By Claudia Wald, Gainesville Area National Organization for Women
Last year, we celebrated the third reauthorization of the Violence Against Women Act (VAWA), along with its 17th anniversary. Although significant, VAWA is still lacking in several areas, perhaps the foremost being a loose and ambiguous set of guidelines. In current practice, criminal prosecution is dangerously susceptible to subjectivity by police, prosecutors, judges and juries as they approach cases differently. This is in part due to inconsistent and conflicting definitions for sex crimes. This detrimental effect is multiplied by prevailing stereotypes about sexual assault. General rules written by legislatures offer only preliminary guidelines on how these cases should be handled.
A broad definitional ambiguity clouds sexual violence literature and legislation in characterizing and prosecuting violent crimes against women. Professor TK Logan of the University of Kentucky, speaking for the Sexual Violence Research Roundtable convened by the National Institute of Justice and the Office of Violence Against Women in Arlington, Va., on Sept. 8-9, 2011, explains that many of the articles fail to define important terms such as “sexual coercion” and “sexual violence.” These articles also fail to explain the methodology used. In addition, perpetrators have inconsistent labels in research. Terms such as “stranger,” “date,” and “intimate” lack concrete definitions.
Along with this definitional “fuzziness,” increasing fears about crime have contributed to an explosion of new criminal statutes, leading to a complicated network of law that is conflicting and inconsistent.
When addressing crimes that fall under the purview of VAWA, it is important to be able to assess the gravity of an individual offense of rape using generally agreed upon factors. In American courts, the existence of a prior relationship has been used to moderate charges. This follows the long-standing stereotype (derived from 17th century laws exempting spouses from rape laws) that marital rape is less brutal and traumatic than stranger rape. Following this stereotype, rape between intimates is addressed as a less severe crime than rape between strangers. Recently, however, several courts have recognized that sex forced upon an intimate partner can cause harm that equals, if not exceeds, the harm experienced by the victim of a stranger rape, as a result of the breach of trust involved in the violation.
VAWA’s 2011 reauthorization fortunately provides numerous new technical definitions and revisions that shed light on the need for clear, consistent, and streamlined language, deterring the influence of problematic stereotypes based on archaic standards such as these. The recent reauthorization’s increased dedication to training service-providers on sexual assault, and streamlining funding with other relevant federal programs, aims to increase consistency and uniformity in service delivery and other practices. In other developments, VAWA’s STOP and Arrest programs have been tailored to include provisions specific to sexual assault issues. For instance, the Arrest Program requires certification of HIV testing for sex offenders at the request of the victim within 48 hours of indictment, and provides the results to the victim.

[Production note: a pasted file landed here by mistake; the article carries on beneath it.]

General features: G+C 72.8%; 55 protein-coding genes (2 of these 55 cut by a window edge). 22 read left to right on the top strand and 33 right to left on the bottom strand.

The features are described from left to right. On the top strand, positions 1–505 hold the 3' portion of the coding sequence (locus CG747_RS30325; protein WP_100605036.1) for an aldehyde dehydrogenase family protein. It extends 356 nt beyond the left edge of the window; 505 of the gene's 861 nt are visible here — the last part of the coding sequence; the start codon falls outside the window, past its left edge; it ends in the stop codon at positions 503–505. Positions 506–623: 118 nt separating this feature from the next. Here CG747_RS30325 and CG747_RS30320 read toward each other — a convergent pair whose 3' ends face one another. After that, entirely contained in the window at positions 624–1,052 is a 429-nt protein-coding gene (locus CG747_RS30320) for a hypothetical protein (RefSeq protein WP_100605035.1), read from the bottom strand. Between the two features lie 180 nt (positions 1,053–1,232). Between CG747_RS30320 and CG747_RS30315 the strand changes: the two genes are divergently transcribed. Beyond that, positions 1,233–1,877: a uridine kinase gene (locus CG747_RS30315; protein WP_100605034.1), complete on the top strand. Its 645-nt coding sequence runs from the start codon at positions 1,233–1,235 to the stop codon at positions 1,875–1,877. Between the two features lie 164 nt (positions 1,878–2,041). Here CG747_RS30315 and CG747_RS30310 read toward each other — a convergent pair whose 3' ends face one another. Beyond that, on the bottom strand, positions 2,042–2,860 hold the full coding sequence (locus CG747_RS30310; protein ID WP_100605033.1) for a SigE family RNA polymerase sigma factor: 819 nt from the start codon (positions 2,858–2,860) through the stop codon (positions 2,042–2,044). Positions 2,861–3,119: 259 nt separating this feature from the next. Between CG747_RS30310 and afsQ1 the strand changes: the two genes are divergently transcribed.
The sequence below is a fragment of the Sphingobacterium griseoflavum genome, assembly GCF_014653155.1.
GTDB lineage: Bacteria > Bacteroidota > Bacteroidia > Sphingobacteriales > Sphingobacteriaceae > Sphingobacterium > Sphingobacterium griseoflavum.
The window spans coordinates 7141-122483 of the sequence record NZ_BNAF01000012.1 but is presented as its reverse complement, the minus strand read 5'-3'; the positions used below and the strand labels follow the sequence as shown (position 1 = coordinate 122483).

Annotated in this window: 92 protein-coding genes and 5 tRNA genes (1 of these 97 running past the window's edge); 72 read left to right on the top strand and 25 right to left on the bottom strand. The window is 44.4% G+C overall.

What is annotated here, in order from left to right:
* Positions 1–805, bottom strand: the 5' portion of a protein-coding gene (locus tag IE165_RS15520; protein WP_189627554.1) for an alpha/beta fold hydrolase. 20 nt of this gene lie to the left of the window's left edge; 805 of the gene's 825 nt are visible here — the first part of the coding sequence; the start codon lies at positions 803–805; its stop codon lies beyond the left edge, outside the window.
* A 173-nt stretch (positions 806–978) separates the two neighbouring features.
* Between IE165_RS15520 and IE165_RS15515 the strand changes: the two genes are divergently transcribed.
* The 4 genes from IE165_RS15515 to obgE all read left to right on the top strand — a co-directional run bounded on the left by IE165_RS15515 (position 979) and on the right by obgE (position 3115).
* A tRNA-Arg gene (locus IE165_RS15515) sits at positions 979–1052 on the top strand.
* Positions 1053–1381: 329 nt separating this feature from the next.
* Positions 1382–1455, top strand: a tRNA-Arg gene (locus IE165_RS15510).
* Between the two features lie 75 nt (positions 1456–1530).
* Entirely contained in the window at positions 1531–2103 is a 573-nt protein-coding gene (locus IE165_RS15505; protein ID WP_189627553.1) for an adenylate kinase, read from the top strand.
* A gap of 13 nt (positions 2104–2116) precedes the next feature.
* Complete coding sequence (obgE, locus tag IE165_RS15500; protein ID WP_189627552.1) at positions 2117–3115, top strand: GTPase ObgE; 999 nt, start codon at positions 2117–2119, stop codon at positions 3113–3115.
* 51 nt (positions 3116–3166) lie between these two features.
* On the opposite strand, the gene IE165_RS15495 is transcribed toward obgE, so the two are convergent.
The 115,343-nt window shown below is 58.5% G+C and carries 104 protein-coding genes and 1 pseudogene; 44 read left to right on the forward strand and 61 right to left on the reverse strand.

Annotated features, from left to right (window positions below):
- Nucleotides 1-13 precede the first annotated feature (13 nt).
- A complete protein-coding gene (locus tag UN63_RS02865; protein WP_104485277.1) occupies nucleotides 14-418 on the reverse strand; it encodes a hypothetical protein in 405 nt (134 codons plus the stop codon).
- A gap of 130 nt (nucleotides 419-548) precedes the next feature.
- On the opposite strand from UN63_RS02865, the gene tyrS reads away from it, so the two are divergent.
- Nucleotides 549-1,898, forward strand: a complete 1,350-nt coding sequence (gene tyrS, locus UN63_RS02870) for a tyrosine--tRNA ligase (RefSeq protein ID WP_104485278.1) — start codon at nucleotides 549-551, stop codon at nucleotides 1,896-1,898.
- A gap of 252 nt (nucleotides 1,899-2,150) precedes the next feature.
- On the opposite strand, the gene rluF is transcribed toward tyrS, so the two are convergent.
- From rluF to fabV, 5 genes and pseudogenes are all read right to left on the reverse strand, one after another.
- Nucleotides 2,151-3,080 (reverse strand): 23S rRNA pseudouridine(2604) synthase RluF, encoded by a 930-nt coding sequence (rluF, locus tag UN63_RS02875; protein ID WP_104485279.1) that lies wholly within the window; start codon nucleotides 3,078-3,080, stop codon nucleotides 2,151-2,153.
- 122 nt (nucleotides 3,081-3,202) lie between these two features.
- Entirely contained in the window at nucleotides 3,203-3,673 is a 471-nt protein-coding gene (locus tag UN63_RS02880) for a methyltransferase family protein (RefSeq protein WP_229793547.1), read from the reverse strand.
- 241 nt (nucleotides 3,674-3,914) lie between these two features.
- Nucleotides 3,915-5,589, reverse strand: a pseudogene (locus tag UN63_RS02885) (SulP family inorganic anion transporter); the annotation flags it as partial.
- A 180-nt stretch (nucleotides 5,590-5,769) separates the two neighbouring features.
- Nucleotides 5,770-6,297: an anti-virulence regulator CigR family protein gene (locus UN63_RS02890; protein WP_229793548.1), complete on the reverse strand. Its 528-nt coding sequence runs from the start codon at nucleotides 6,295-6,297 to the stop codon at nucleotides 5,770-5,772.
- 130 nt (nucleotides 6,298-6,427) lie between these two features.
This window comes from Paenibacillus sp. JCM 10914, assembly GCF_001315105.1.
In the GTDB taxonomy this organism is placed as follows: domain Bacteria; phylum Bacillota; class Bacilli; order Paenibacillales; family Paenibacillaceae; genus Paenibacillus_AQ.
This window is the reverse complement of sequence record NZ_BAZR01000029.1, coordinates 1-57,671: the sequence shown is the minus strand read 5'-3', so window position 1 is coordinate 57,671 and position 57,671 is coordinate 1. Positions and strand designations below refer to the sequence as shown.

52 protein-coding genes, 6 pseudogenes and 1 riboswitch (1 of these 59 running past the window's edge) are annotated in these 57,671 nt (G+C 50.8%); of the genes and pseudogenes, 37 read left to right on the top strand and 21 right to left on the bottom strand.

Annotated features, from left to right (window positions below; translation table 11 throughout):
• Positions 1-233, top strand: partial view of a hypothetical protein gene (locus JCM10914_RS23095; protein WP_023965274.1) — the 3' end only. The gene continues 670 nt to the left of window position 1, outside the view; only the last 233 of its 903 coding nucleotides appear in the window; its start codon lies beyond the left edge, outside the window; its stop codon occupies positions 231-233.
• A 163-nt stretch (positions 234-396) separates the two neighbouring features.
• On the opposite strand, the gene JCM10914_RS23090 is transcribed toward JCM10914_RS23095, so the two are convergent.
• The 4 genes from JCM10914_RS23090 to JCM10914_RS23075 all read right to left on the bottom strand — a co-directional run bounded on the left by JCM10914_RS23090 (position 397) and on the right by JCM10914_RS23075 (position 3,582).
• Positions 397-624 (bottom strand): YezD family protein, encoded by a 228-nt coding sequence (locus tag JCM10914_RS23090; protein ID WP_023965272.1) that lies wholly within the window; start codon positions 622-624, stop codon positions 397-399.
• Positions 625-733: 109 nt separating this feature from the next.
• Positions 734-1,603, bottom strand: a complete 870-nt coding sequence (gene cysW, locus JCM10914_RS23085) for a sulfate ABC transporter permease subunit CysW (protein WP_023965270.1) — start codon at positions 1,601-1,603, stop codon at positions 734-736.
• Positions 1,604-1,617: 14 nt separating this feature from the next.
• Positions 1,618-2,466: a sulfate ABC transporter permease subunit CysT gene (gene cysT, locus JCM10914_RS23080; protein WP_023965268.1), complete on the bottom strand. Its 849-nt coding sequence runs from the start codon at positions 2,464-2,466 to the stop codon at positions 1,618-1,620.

In January 2012, Attorney General Eric Holder announced the Uniform Crime Report’s (UCR) definition of rape, which will contribute to a more ample statistical reporting of rape nationwide. This definition, with its increased breadth, will better encompass state criminal codes and concentrates on the different types of sexual penetration commonly considered as rape. The new definition of rape is: “The penetration, no matter how slight, of the vagina or anus with any body part or object, or oral penetration by a sex organ of another person, without the consent of the victim.” The Federal Bureau of Investigation (FBI) uses this definition of rape to collect information from local law enforcement agencies about reported rapes. With this move, it is hoped that the number of victims of this heinous crime will now be more accurately reflected in national crime statistics.
Considering that VAWA will soon be of an age to attend her senior prom, she has a great deal of challenges to tackle, and some more growing up to do. Bringing criminal justice actors and academicians to the same table to develop standards and conventions on key terms is certainly a work in progress, with a great distance ahead, hopefully bringing to greater light the urgency of victims and survivors everywhere.